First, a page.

Third, decoupling money from merit
Parents who spend large volumes towards exam coaching do expect a return on investment – nothing less than stellar results -- putting students under inordinate amounts of pressure to perform. While the competitive nature of India’s exams cannot be done away with, e-learning at least gives them a level playing field, placing them at par with students who can afford the coaching, and in a way, supports the government’s goal of educational equity.
Fourth, reducing the pressure on India’s education ecosystem
The transition away from rote learning and towards conceptual learning cannot happen overnight. Conceptual learning requires more time and individualised attention per student, a challenge amidst a nationwide shortage of teachers. It also requires students to study with a sense of curiosity and the awareness that every chapter is yet another learning block, a piece of a puzzle.
Depending on coaching institutes to fill in learning gaps is not only unaffordable for India’s masses, but also runs the risk of merely spoon-feeding students. Nor does paying the coaching fees actually translate to the assurance of learning. On the other hand, online classes, with their focus on breaking down the material into consumable, well-explained learning packages, offer a better chance of igniting student curiosity and interest. They are also more relevant to students in a Digital India, as they are accustomed to consuming information on-demand and being constantly informed and updated with a regular feed of information. It is also the closest that many students will come to personalised learning.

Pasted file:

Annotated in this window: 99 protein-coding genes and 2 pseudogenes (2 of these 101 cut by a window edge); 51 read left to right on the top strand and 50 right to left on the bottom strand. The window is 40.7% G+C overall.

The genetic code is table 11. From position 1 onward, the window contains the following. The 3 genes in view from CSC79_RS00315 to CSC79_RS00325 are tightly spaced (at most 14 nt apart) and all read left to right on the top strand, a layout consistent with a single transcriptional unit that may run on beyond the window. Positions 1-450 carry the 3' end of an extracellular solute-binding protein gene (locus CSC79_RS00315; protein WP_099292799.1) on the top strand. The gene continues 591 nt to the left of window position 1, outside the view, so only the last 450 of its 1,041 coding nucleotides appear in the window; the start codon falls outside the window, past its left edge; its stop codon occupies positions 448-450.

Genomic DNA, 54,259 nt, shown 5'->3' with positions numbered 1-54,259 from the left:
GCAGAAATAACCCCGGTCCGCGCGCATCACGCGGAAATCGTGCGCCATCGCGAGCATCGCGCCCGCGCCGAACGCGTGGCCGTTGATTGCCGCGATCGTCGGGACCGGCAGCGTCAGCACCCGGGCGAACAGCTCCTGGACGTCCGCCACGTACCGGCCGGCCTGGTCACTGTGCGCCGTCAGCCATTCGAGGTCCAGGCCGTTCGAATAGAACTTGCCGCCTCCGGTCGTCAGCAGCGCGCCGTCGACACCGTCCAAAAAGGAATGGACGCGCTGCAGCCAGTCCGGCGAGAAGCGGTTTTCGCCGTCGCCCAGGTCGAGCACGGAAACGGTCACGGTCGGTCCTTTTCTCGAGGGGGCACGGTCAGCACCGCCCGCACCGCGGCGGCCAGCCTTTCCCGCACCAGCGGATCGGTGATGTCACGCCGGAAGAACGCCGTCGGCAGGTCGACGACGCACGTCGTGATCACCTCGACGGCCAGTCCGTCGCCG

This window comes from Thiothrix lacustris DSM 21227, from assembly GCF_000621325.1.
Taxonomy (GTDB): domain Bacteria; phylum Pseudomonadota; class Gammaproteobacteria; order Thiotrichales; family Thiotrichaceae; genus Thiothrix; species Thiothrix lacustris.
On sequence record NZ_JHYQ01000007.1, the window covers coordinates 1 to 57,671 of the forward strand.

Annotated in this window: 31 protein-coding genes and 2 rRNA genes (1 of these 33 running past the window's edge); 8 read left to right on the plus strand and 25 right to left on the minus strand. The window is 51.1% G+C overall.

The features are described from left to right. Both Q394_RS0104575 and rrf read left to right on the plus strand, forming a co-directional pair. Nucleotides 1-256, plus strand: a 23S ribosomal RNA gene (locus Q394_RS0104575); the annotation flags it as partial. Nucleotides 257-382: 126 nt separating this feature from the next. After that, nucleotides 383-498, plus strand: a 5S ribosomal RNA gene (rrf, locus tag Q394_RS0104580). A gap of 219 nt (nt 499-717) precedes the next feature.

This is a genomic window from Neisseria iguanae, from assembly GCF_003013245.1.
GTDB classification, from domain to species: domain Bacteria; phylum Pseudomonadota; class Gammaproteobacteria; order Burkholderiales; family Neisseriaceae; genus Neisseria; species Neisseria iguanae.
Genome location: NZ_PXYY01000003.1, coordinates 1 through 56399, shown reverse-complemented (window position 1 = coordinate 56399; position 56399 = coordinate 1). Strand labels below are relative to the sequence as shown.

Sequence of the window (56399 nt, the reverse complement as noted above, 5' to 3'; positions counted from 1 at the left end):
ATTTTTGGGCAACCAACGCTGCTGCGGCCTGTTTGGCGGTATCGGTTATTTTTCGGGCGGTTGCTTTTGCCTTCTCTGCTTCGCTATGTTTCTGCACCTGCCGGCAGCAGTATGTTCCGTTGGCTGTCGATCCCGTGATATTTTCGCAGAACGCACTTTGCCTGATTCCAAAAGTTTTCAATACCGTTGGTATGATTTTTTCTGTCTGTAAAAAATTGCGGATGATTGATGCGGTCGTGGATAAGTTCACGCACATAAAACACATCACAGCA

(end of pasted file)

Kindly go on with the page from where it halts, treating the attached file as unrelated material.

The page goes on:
Fifth, bridging the gender education divide
Rural and tier-2/3 India poses an enduring last-mile challenge: Classrooms and coaching institutes are often far from home. The distance can discourage parents, particularly those with daughters, from sending them out to the coaching institutes. However, as Central Square Foundation’s Bharat Survey for EdTech (BaSE) 2023 found, there are no notable variations between school-going boys and girls when it comes to access to technology for learning. Most Indian rural households have at least one smartphone and internet access, and half the surveyed children reported self-learning through Ed-Tech, mostly through YouTube, citing the ‘ease of understanding of complicated topics. Distilled, the survey’s findings indicate that students, both boys and girls, are using digital learning in greater numbers.
That a critical mass of students is shaping their educational journeys, unencumbered by the legacy challenges of money or physical distance speaks to the power of the online learning platform. Much like UPI did for financial inclusion, online video is seamlessly evolving into a pillar of educational inclusion, empowering students from all strata of society.
(Author Alakh Pandey; CEO & Founder Physics Wallah. Views expressed here are personal.)